Monday, 19 September 2016

Stonefly lays eggs or has live births depending on the season




Zoologger is our weekly column highlighting extraordinary animals – and occasionally other organisms – from around the world

By Emily Benson
Species: Capnia lacustra

Habitat: Lake Tahoe in California and Nevada, 30 to 90 metres below the lake’s surface
An autumn birthday means one of these rare aquatic insects was born live; but a spring birthday bash means it probably hatched from an egg.

The insect, a species of stonefly called Capnia lacustra, is one of 10 invertebrate species found only on the bed  of Lake Tahoe – which lies on the border between California and Nevada.

And it is one of a kind among stoneflies. Most species in this group live in streams or rivers as juveniles, before emerging into the air as winged adults to mate and lay eggs. C. lacustra has a different strategy: it’s the only known species of stonefly that spends its entire life under water, never developing wings.

Two other types of stonefly that live in Russia’s Lake Baikal also remain wingless – but even they crawl to shore and leave the water to lay their eggs, says Annie Caires at the University of Nevada, Reno. “There are so many amazing organisms at the bottom of these deep lakes,” she says.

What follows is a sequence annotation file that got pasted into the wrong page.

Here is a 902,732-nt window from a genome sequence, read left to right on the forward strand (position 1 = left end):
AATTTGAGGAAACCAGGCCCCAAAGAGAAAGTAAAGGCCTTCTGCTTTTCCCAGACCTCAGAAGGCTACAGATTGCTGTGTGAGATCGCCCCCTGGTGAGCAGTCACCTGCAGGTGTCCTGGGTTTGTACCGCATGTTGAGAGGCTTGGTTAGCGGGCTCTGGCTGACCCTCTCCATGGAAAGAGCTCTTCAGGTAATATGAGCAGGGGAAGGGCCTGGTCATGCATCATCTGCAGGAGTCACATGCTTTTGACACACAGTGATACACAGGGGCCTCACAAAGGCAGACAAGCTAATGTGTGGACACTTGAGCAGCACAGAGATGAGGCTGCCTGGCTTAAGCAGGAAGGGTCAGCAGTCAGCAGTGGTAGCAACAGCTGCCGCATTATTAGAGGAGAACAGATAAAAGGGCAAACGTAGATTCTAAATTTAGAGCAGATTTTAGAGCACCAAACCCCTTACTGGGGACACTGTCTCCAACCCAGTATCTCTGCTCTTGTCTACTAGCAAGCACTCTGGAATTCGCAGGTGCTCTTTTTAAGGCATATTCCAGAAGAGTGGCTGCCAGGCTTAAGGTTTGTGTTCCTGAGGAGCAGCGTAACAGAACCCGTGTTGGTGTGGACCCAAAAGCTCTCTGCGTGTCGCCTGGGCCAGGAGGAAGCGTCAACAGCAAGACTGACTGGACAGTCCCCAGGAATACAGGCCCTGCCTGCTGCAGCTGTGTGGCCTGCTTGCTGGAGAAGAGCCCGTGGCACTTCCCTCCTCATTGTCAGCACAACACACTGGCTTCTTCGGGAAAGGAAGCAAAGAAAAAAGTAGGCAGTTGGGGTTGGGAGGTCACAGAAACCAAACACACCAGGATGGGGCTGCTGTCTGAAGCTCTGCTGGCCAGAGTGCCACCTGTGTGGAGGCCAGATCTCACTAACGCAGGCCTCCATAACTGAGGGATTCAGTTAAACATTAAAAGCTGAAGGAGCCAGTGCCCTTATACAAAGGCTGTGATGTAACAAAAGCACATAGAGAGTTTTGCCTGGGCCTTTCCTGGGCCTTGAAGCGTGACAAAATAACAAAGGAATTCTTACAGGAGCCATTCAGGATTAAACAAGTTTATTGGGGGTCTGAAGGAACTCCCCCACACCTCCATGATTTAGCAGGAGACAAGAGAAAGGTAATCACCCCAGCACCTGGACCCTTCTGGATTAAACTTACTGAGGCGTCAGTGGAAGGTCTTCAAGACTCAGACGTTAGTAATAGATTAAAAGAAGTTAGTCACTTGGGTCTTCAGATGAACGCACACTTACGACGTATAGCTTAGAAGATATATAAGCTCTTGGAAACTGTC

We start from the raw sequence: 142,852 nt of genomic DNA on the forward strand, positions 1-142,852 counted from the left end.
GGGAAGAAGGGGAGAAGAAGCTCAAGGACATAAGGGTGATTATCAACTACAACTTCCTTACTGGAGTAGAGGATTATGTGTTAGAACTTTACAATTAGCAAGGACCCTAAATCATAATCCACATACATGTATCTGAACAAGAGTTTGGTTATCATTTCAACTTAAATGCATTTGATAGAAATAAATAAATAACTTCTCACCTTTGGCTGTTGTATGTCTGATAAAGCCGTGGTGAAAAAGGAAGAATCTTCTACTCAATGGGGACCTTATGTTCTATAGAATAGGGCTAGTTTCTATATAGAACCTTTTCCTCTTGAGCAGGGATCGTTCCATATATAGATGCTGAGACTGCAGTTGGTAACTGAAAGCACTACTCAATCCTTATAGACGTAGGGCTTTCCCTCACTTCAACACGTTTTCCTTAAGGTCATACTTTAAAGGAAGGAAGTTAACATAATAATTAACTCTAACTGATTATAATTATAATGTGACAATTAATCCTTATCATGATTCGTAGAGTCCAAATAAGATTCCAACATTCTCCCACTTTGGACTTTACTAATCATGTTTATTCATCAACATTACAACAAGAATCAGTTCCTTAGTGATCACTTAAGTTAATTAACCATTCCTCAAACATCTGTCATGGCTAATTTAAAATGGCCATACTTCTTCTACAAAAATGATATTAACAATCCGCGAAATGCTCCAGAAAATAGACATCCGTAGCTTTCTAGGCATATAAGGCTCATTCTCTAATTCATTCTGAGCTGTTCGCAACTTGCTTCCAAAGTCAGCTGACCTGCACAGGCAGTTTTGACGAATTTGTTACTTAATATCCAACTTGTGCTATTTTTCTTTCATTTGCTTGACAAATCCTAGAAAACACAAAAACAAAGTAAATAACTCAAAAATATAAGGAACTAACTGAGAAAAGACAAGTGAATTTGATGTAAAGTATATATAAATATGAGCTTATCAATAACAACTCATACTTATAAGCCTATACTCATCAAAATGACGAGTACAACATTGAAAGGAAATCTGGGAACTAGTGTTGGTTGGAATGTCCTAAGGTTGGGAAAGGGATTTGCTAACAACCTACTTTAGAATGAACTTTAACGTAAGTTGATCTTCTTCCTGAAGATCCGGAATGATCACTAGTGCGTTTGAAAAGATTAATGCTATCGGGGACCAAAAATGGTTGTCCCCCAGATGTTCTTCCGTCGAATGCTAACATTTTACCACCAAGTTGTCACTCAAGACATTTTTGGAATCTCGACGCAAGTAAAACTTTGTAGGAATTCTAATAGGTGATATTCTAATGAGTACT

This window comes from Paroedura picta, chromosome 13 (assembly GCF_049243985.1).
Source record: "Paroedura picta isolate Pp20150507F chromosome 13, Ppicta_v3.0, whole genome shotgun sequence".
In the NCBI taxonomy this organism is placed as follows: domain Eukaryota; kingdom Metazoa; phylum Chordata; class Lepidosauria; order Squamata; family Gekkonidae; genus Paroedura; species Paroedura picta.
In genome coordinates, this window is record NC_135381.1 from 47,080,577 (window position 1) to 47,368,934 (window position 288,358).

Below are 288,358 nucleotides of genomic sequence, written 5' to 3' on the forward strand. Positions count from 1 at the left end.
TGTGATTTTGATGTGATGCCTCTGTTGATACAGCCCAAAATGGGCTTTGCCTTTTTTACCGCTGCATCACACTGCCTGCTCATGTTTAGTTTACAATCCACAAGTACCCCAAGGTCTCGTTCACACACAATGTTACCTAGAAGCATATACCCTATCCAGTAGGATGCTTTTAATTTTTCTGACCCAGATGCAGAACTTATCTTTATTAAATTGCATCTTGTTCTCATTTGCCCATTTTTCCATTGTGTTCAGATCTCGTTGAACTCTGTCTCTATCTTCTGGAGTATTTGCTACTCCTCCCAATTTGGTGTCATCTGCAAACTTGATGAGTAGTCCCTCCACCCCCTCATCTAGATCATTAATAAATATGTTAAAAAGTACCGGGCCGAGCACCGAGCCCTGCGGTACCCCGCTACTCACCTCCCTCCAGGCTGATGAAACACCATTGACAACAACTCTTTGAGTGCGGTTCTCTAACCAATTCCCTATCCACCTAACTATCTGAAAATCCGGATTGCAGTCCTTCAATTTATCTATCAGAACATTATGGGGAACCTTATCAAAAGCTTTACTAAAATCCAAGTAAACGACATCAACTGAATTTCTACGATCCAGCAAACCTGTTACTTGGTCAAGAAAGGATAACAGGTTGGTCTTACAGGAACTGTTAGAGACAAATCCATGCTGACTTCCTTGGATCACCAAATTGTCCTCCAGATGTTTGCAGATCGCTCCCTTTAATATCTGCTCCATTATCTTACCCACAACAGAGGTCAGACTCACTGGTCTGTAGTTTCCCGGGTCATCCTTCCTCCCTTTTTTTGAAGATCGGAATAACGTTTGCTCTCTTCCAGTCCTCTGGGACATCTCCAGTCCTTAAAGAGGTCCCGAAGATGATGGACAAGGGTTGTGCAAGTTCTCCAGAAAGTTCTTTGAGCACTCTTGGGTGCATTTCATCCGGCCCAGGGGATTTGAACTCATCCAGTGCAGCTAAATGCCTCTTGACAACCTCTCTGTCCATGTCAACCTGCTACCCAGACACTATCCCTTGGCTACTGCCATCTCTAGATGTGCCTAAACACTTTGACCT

But the creatures’ rarity and difficult-to-reach habitat make them hard to study. A lake-wide survey in 2008 and 2009revealed that C. lacustra – and the particular plant it lives on – appears to be much scarcer in Lake Tahoe now than in the 1960s.

Two birth seasons
To learn more about this species of stonefly before its population declines even further, Caires and her colleagues collected several females visibly stuffed with eggs to study their reproductive habits in the lab. This is when they received their first surprise, finding that females were heavy with eggs at two separate times of year – spring and autumn – rather than the usual one.

The researchers kept the female stoneflies in water that matched the temperature of the lake at each time of year: about 10 °C during the autumn, and a few degrees cooler in the spring.

In the spring, the stoneflies deposited eggs from which babies emerged, as the researchers had expected. But in the autumn, the insects hatched while the eggs were still inside their mothers’ bodies and then struggled out of their abdomens as juveniles.

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